You Should Have Your Hearing Screened Regularly For These Four Reasons

An audiologists Otoscope placed on an Audiogram following a hearing test

Why is having regular hearing tests important? That’s because your overall health can be considerably impacted by hearing loss. Getting your hearing evaluated regularly can help you detect hearing loss early, get care quicker, and, improve your health, well-being, and quality of life.

Who should get a hearing test?

A loss in hearing ability can generate effects that can greatly hamper your health and well-being. For example, hearing loss can lead to extreme social isolation. Discussions with family and friends can become more difficult, and individuals with hearing loss might be less likely to reach out to others, even during routine activities like grocery shopping or going to work. This sort of social isolation can be detrimental to your mental health and, possibly somewhat surprisingly, your physical wellness.

Other health problems can come from untreated hearing loss also. Numerous chronic conditions, including depression and cognitive decline, have been linked to neglected hearing loss. Comorbidities, like high blood pressure, diabetes, and heart disease have also been associated with hearing loss.

As a result, it’s generally a good plan for just about anyone to schedule a routine hearing test.

Four reasons to check your hearing

Getting your hearing examined can be helpful to your general health for four distinct reasons.

1. Setting a baseline for your hearing is significant

Why would you want to have your hearing tested if it seems healthy? Well, getting a hearing exam early is a good idea for a number of reasons. Your current level of hearing can be established by a hearing exam and that’s probably the most important thing. This will make it far easier to detect any changes in the future. Early symptoms of hearing loss usually go unnoticed because hearing loss often develops slowly over time.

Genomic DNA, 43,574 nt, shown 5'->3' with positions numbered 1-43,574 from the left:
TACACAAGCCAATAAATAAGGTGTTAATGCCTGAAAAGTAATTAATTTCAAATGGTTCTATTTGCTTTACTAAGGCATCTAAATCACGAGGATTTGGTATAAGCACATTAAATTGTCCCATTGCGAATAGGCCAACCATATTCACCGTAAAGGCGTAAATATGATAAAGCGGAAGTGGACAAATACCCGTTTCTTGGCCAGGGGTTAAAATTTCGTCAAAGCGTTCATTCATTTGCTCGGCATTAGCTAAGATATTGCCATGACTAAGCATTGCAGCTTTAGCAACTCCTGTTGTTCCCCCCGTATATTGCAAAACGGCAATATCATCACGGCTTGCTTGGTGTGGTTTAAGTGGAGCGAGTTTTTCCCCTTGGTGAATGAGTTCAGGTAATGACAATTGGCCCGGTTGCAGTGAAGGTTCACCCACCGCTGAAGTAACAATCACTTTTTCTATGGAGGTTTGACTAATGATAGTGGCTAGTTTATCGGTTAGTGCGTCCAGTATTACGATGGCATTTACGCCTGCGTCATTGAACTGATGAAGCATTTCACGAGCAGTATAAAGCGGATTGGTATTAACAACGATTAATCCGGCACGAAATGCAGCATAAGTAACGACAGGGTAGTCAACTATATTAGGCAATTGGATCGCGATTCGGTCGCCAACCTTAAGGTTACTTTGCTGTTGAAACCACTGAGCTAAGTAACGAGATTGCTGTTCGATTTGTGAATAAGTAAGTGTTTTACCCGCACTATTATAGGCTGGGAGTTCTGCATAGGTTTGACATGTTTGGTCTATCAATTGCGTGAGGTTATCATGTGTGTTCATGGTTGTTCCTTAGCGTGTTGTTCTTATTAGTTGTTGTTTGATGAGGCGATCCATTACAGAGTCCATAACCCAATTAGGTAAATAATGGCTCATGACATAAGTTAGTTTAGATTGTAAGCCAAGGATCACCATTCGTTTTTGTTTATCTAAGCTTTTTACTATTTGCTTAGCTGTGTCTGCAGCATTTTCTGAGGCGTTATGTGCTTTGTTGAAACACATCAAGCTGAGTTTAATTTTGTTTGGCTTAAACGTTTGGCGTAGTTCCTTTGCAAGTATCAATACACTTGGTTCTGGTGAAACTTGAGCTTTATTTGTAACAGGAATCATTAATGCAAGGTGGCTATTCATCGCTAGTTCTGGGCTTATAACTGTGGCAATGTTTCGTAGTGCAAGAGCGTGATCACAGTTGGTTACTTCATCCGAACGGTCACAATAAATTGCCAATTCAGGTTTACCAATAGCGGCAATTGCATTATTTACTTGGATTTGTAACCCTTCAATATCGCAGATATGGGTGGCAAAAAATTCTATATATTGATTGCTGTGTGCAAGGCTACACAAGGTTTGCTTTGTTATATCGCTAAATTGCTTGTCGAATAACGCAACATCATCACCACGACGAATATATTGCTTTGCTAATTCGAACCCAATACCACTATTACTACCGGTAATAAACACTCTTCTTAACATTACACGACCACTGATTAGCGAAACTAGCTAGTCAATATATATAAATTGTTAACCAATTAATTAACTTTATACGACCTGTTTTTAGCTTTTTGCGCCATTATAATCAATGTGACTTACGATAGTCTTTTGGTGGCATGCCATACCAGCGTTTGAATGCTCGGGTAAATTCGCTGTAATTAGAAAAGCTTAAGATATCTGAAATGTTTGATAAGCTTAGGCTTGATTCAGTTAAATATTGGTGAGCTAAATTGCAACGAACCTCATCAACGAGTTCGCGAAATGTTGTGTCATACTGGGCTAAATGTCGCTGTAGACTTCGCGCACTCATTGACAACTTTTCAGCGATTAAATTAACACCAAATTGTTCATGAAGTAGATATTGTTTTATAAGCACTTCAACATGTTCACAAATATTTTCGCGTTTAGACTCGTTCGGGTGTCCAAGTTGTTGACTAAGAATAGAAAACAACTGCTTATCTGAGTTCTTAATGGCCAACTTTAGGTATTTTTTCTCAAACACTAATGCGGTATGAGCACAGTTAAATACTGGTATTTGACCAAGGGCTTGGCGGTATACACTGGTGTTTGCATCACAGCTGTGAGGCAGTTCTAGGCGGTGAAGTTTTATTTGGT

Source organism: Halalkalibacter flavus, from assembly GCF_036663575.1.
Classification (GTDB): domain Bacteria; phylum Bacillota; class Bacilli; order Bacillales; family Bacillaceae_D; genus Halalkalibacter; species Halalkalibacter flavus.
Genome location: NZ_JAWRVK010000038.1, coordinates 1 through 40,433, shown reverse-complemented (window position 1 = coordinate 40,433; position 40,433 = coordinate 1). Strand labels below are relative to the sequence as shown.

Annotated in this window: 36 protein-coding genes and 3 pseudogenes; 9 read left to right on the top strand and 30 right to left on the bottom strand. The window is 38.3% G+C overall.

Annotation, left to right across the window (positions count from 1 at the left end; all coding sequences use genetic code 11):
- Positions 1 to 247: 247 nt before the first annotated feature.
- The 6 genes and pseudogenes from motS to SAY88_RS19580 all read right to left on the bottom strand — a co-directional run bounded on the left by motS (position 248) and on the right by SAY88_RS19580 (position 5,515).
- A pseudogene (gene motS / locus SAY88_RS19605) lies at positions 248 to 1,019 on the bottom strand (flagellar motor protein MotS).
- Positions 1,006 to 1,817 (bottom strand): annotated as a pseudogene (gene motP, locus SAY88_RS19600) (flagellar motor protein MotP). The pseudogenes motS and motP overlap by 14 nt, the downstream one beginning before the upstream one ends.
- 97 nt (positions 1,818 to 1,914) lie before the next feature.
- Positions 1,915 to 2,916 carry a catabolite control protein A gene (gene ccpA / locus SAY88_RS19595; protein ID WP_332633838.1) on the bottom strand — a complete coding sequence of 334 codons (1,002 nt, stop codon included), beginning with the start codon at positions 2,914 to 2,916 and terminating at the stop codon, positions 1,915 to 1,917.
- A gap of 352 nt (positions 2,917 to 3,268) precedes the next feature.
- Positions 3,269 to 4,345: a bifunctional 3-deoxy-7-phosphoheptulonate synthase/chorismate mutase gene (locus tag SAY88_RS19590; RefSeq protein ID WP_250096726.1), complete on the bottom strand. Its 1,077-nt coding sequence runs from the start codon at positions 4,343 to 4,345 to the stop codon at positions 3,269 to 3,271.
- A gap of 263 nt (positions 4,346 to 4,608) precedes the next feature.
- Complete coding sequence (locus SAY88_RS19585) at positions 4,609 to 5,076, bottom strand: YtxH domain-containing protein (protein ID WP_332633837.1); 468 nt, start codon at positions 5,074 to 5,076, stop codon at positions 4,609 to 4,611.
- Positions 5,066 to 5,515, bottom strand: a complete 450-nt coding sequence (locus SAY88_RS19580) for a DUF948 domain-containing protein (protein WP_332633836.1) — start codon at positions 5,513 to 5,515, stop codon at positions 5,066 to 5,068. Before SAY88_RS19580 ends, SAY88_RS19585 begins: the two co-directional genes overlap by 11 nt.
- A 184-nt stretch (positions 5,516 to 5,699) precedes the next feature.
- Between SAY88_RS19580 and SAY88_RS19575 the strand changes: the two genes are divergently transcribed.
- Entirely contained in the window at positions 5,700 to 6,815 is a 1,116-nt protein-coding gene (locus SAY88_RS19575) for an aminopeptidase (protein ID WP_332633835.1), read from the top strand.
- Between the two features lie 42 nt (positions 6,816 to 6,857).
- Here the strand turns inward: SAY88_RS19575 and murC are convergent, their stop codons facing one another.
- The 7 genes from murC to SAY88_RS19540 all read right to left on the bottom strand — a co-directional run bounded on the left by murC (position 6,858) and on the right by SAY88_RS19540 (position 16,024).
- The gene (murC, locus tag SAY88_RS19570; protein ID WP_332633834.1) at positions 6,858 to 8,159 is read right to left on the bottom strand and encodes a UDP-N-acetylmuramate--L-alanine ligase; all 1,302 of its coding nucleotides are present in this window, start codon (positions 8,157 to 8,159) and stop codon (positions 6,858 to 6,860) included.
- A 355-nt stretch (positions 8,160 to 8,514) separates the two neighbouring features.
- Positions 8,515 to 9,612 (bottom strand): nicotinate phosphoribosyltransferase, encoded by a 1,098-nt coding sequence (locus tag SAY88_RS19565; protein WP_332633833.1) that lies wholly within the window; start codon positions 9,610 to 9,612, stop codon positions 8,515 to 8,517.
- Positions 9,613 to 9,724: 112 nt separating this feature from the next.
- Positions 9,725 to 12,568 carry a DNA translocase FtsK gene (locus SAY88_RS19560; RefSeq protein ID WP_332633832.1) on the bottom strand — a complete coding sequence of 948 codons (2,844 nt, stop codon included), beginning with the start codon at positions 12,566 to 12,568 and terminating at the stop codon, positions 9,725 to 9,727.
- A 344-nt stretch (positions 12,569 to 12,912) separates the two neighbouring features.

Getting a baseline hearing exam will help detect problems well before you notice them.

2. Early diagnosis and treatment is important

Hearing loss usually advances slowly over time. As a result, detecting hearing loss early frequently means a better prognosis. This is because you’re capable of treating the condition at the earliest possible time.

When you get treatment early it will mean doing things like using hearing protection or possibly wearing hearing aids. Treatment can help prevent many of the related problems listed above, including dementia, depression, and social isolation.

3. Future changes will be easier to evaluate

Your hearing loss will continue to progress even after you get diagnosed. Routine hearing exams can help you identify changes as you go along, and make adjustments to your treatment plan as necessary.

4. Additional damage can be prevented

The majority of hearing loss is caused by damage, the kind of damage that occurs slowly and over time. Your hearing specialist is a substantial resource and seeing us regularly will help you identify any hearing loss as early as possible. We can help you keep your ears as healthy as possible by providing you with treatments, best practices, and information.

We can help you figure out ways to keep sounds around you quieter and also help you protect your ears from day-to-day damage.

How frequently should I have my hearing examined?

In general, it’s suggested that adults undergo a hearing test sometime in their 20s or 30s, on the earlier side. It’s normally standard best practice to get a hearing test every ten years thereafter unless you detect signs of hearing loss or we recommend something more often.

What should I expect my hearing test to be like? Hearing tests are usually totally non-invasive. Often, all you do is put on special headphones and listen for a specific sound.

Whether you require some hearing protection or a new pair of hearing aids, we will be able to help you with the best hearing care. And we can help you determine what your hearing test schedule should be.

The site information is for educational and informational purposes only and does not constitute medical advice. To receive personalized advice or treatment, schedule an appointment.